Some say John 8:1-11 doesn’t belong in the Bible, but something’s missing if you leave it out. The Lord was in the temple (7:28) and the Pharisees weren’t (7:32,45,46). If you omit 8:1-11, they are suddenly together in the temple (8:12,13,20). This is no problem if you leave in 8:1-3.
The Lord claimed to be the “I am” (John 8:12) of Exodus 3:14, specifically the light of the world. Here we have more proof this was written to Jews, for the Lord had the tabernacle candlestick in mind. It was the only source of light in a dark windowless room, just as Christ is the only source of light in a dark world.
A walk through John is like a walk through the tabernacle. First you came to the brazen altar (cf. John 1:29), then you came to the laver (John 3:5; 4:10,14). Then you came to the table of shewbread (John 6:48). After the candlestick came the altar of incense, symbolizing prayer. In John, it symbolized the Lord’s prayer in John 17. Then you came to the ark with the broken law inside, a picture of Christ on the Cross, who became a lawbreaker as He bore our sins. It was covered by the mercy seat upon which blood was sprinkled, and Christ could have mercy on us because He shed His blood. The book of John is a book of symbols!
John was written to Jews, but God always intended to reach “the world” (John 8:12) through Israel (Isa.42:6,7; 49:6). When Israel refused to be God’s channel of blessing, God sent Paul to the Gentiles in spite of Israel under the mystery program.
But the Lord won’t be the world’s light until the kingdom. While here on earth, He was more of a torch, so men had to “follow” Him if they didn’t want to walk in darkness (John 8:12). Israel was used to this kind of light, having followed the pillar of fire at night when it moved in the wilderness. If they didn’t, they walked in darkness! We know the Lord was claiming to be that light too, for they were celebrating the feast that memorialized their time in the wilderness (7:2).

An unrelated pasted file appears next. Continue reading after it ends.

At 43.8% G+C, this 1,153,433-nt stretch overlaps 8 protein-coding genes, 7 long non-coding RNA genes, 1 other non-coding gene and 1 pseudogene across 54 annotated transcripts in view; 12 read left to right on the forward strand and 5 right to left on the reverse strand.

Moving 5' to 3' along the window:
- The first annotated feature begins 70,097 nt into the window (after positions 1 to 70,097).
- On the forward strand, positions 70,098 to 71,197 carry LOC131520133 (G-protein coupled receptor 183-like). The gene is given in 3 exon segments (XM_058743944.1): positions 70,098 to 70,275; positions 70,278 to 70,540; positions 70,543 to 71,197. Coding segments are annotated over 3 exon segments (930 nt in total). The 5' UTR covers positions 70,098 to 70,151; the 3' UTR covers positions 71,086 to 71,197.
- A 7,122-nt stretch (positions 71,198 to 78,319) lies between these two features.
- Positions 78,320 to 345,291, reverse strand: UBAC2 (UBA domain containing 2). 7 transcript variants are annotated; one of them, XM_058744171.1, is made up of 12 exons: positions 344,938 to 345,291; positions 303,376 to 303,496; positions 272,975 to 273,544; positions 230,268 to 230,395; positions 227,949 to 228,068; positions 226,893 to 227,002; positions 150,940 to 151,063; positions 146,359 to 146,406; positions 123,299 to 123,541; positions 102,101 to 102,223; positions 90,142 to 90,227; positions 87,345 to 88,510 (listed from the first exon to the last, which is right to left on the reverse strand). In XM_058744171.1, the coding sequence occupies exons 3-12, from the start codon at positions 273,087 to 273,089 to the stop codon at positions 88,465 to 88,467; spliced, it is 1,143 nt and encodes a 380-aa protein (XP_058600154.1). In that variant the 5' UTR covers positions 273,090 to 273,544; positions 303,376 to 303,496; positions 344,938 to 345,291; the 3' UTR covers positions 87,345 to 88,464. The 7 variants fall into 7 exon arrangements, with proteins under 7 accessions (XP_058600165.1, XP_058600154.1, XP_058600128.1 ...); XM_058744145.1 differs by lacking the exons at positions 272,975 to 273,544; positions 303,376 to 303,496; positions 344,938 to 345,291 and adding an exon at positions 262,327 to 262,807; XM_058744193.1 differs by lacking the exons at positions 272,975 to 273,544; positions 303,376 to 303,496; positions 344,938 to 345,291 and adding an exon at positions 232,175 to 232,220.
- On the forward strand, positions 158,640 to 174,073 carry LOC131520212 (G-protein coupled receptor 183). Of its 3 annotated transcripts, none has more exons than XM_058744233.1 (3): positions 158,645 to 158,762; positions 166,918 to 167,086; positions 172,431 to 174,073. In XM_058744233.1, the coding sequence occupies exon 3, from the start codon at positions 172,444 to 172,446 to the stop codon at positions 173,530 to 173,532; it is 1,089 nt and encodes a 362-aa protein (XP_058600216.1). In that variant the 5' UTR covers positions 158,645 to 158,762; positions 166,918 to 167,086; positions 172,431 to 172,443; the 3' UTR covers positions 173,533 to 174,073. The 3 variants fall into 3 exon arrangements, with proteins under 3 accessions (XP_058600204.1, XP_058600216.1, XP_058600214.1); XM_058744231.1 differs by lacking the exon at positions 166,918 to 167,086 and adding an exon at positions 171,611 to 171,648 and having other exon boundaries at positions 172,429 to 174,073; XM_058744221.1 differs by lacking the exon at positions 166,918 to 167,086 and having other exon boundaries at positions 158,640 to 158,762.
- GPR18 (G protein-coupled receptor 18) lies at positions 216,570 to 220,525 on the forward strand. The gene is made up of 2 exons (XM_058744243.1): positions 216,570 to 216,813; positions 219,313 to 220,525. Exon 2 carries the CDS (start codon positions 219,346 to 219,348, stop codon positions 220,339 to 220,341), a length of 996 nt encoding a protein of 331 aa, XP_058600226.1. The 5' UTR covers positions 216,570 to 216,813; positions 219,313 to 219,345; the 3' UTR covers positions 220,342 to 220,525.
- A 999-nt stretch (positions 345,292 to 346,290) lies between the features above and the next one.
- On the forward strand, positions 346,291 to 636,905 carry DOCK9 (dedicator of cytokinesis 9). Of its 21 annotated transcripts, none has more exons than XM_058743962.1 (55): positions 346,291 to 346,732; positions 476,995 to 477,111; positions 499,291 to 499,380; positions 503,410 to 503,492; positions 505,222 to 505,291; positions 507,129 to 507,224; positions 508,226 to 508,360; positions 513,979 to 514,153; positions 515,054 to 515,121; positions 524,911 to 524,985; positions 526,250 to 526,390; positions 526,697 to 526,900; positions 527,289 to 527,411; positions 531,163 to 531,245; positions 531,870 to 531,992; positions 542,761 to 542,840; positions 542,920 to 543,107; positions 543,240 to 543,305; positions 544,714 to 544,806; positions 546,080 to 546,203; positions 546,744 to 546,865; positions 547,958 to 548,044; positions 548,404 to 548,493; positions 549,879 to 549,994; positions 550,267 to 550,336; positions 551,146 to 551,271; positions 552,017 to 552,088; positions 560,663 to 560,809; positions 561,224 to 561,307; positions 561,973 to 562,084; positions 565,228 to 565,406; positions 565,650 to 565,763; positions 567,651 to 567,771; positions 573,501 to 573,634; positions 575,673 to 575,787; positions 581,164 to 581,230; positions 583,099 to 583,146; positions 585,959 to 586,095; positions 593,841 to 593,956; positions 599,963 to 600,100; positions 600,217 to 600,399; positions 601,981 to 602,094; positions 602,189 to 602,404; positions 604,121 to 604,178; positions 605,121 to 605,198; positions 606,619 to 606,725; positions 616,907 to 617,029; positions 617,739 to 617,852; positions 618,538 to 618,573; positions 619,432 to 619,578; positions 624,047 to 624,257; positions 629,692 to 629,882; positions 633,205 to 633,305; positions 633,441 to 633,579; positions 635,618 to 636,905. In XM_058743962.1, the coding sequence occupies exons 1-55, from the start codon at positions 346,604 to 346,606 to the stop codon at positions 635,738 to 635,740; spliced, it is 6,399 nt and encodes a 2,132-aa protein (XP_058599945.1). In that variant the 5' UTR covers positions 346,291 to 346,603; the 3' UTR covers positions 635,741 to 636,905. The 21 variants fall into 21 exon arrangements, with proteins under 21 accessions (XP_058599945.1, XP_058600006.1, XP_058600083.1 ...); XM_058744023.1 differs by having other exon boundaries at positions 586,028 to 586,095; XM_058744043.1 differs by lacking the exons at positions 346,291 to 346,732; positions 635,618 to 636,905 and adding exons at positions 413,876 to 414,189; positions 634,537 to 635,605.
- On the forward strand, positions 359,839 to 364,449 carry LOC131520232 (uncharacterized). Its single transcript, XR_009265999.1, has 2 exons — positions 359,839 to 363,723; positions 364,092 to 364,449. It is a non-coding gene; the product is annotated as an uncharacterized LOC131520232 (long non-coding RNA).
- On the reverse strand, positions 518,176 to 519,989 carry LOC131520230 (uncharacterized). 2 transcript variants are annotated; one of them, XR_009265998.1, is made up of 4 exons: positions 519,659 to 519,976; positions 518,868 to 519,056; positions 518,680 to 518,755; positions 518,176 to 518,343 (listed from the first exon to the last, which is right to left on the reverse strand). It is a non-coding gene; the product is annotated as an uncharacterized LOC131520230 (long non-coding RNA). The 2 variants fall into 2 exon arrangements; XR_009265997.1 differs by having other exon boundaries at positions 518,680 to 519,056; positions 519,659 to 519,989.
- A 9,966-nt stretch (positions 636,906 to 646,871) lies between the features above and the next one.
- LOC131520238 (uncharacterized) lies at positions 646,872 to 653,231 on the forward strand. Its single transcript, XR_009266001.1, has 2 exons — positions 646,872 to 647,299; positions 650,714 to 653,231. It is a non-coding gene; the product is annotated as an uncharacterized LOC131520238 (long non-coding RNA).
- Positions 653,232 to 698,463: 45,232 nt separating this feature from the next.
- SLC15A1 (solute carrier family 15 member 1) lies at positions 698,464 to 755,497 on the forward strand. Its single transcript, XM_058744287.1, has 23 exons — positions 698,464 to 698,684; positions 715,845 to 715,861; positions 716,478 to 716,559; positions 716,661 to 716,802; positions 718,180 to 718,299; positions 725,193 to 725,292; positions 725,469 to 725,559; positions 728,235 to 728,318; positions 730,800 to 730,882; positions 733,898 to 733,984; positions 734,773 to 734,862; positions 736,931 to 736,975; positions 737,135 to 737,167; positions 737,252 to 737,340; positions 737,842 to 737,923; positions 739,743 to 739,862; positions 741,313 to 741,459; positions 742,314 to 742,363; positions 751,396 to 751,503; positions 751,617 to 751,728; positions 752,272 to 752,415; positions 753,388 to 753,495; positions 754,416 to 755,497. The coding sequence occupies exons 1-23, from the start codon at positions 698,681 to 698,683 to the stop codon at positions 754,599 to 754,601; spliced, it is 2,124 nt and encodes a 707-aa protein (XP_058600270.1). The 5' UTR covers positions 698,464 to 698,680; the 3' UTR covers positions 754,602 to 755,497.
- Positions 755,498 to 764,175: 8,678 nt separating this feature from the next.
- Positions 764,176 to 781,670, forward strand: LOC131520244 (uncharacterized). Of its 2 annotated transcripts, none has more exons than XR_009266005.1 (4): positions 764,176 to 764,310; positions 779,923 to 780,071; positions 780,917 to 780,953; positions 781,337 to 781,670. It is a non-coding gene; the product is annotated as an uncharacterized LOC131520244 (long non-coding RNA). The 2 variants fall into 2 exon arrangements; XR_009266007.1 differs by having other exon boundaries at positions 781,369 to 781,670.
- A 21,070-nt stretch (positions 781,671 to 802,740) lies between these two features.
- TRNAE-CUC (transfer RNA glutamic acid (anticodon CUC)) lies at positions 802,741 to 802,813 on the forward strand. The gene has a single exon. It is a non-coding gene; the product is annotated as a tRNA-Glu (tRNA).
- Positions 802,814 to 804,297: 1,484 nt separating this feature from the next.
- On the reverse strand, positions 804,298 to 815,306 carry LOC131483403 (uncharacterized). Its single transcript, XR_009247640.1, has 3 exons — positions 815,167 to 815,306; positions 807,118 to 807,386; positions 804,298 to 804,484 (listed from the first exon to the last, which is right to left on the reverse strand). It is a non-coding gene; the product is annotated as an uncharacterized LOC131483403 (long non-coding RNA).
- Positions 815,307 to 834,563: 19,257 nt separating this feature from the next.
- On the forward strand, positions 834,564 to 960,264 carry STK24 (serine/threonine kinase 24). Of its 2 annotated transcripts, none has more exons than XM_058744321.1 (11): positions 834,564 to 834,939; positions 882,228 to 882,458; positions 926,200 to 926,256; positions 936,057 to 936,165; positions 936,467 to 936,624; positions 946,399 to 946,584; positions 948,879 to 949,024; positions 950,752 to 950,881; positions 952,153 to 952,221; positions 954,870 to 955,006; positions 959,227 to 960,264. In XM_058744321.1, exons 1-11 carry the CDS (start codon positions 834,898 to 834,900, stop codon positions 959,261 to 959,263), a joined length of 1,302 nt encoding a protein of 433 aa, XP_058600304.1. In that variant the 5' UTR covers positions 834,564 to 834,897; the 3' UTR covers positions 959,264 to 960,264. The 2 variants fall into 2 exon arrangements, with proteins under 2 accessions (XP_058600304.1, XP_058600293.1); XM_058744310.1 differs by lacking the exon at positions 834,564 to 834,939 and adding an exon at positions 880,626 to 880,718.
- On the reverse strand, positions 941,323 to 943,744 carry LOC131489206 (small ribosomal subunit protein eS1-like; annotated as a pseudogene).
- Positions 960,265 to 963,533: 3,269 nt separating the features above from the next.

Why does He call Himself “the light of life”? The Pharisees were walking in the light of the Law, which was a ministration of death (IICor.3:7). The Lord was offering a new kind of light, the light of life. The woman taken in adultery walked under the old light and committed adultery. Once the Lord didn’t condemn her (8:11), I doubt she committed adultery again! As Paul taught, the light of the New Covenant was far more glorious! (IICor.3:7-11). Are you walking like someone forgiven of your sins?
In claiming to be the pillar of light, the Lord was claiming to be God (Ex.13:21; 33:9, etc.) Some Pharisees who hadn’t left with the others in 8:9 knew what He meant, and reminded him that without 2 or 3 witnesses His testimony of Himself didn’t count (8:13). But the Lord already had the testimony of the Spirit (Mt.3:16) and the Father (3:17) and John the Baptist, and He is about to call the Father to the witness stand again (John 8:18). Meantime He reminds them that His witness is true (8:14) because knowing where He came from, He knew He was God. They couldn’t tell He was God by looking at Him, though, because they judged after the flesh (8:15). The Lord judged no man (8:15), as He proved when He didn’t condemn the woman taken in adultery. But if He did judge, His judgment would be true, since it would be the Father’s judgment (v.16).
The Father bore witness through the Old Testament prophets, who described Him to a “T” (John 8:17,18). Then the Father bore witness to Him through the miracles He did (cf. Heb.2:3,4; John 14:10). They might discount the Father as one of the 2 or 3 required witnesses, but they shouldn’t. He was more reliable than a human witness (IKi.21:10; Mt.26:20).
The Pharisees knew He was speaking of God the Father, but they played dumb (John 8:19) saying, “You say your dad will testify for you, bring him, we want to cross-examine him.”
People who got saved under the Law knew the Father, and so knew Christ. People who didn’t get saved under the Law didn’t know Christ (John 8:19).